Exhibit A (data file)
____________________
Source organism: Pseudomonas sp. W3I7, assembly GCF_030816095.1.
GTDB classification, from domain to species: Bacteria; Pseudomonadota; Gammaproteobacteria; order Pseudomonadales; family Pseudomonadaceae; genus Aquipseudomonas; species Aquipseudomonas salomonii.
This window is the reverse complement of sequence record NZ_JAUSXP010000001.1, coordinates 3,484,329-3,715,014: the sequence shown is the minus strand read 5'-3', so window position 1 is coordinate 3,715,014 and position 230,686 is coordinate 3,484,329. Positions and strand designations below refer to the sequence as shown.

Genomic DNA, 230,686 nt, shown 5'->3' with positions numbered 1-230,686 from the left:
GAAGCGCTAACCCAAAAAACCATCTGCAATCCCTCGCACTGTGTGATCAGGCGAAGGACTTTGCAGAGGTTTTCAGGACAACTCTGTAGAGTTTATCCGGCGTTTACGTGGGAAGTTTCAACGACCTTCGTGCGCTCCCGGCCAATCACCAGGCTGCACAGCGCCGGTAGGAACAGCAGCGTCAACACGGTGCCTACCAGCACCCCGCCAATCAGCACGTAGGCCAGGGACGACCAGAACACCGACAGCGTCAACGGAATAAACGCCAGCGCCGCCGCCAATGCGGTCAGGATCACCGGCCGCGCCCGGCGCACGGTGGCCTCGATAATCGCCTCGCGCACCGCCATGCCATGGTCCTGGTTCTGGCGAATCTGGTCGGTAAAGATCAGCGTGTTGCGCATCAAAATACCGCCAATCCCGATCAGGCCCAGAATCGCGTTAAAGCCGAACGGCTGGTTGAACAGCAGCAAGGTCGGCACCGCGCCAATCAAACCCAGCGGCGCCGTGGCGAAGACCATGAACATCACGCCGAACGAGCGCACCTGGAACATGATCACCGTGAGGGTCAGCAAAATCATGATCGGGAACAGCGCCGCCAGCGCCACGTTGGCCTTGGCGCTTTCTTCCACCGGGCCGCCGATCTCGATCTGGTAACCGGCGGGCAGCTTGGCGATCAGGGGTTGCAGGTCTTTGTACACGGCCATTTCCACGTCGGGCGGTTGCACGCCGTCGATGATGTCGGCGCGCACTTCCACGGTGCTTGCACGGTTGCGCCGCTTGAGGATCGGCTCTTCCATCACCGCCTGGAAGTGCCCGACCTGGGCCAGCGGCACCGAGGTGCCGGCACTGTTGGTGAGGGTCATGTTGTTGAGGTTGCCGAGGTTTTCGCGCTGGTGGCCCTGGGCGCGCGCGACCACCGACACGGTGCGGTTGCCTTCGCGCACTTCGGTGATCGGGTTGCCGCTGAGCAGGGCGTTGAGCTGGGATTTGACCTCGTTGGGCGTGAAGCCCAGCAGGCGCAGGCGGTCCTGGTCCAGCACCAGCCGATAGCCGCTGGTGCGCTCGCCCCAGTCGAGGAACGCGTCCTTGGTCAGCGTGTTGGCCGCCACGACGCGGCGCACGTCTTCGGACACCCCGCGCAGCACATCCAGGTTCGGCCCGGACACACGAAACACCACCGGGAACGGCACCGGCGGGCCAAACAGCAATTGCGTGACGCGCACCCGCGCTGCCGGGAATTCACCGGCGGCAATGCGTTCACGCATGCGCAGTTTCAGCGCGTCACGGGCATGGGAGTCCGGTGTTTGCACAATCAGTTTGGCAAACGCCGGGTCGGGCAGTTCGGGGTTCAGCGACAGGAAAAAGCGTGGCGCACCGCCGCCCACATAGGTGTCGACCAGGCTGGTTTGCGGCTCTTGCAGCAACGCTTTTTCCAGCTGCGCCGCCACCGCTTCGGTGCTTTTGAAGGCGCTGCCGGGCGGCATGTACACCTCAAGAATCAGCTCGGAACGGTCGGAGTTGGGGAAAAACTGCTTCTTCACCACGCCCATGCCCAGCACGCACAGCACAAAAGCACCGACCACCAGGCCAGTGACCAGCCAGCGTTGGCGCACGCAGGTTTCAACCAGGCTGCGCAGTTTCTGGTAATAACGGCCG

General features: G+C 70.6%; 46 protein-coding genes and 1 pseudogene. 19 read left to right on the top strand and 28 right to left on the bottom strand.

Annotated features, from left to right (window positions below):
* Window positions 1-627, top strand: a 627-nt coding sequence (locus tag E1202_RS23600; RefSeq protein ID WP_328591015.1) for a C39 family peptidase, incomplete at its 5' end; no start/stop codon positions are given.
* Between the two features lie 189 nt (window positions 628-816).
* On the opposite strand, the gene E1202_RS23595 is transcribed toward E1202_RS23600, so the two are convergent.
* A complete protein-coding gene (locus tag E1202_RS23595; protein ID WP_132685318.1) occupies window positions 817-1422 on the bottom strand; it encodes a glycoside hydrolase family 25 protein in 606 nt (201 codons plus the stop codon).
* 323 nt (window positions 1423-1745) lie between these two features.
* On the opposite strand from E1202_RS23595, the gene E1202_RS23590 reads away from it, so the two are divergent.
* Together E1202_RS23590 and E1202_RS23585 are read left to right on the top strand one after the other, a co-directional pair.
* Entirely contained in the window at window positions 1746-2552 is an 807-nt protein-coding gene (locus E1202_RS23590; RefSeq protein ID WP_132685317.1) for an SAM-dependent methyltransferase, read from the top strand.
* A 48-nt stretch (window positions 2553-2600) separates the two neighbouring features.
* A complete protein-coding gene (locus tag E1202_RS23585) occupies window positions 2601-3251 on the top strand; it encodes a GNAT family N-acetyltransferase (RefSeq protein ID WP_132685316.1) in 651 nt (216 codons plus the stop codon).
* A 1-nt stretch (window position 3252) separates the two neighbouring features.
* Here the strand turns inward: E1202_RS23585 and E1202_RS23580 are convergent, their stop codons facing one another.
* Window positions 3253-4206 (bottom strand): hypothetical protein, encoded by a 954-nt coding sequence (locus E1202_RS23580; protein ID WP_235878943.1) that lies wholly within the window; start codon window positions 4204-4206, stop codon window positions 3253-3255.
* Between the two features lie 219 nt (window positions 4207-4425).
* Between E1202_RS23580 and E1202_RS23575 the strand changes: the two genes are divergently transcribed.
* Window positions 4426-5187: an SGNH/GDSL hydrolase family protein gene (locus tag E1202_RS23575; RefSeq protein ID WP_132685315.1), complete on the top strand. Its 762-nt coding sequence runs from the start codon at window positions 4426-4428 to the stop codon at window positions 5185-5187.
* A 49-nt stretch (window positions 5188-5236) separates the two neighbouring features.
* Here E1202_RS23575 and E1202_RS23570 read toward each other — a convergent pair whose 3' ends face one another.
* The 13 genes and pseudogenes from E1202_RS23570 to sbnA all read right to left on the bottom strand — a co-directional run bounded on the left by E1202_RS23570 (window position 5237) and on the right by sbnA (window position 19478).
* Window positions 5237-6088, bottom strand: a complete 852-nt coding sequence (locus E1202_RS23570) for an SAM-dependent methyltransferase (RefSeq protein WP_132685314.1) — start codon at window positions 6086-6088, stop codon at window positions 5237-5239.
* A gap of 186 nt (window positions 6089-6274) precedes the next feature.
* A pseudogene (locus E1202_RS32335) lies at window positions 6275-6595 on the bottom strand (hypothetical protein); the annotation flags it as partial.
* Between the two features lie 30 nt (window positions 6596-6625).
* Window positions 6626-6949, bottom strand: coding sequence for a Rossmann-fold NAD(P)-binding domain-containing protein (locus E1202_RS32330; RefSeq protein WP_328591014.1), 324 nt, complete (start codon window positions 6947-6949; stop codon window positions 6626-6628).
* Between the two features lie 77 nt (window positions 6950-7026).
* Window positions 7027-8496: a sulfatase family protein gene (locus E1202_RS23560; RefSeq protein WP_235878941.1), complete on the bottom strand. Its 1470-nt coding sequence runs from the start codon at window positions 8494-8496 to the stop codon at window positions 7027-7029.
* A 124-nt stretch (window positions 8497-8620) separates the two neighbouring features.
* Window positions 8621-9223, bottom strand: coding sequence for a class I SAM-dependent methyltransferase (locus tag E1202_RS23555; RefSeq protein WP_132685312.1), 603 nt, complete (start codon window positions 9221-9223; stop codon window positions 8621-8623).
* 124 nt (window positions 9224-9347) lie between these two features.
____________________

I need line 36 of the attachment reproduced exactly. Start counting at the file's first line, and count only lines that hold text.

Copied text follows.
* 124 nt (window positions 9224-9347) lie between these two features.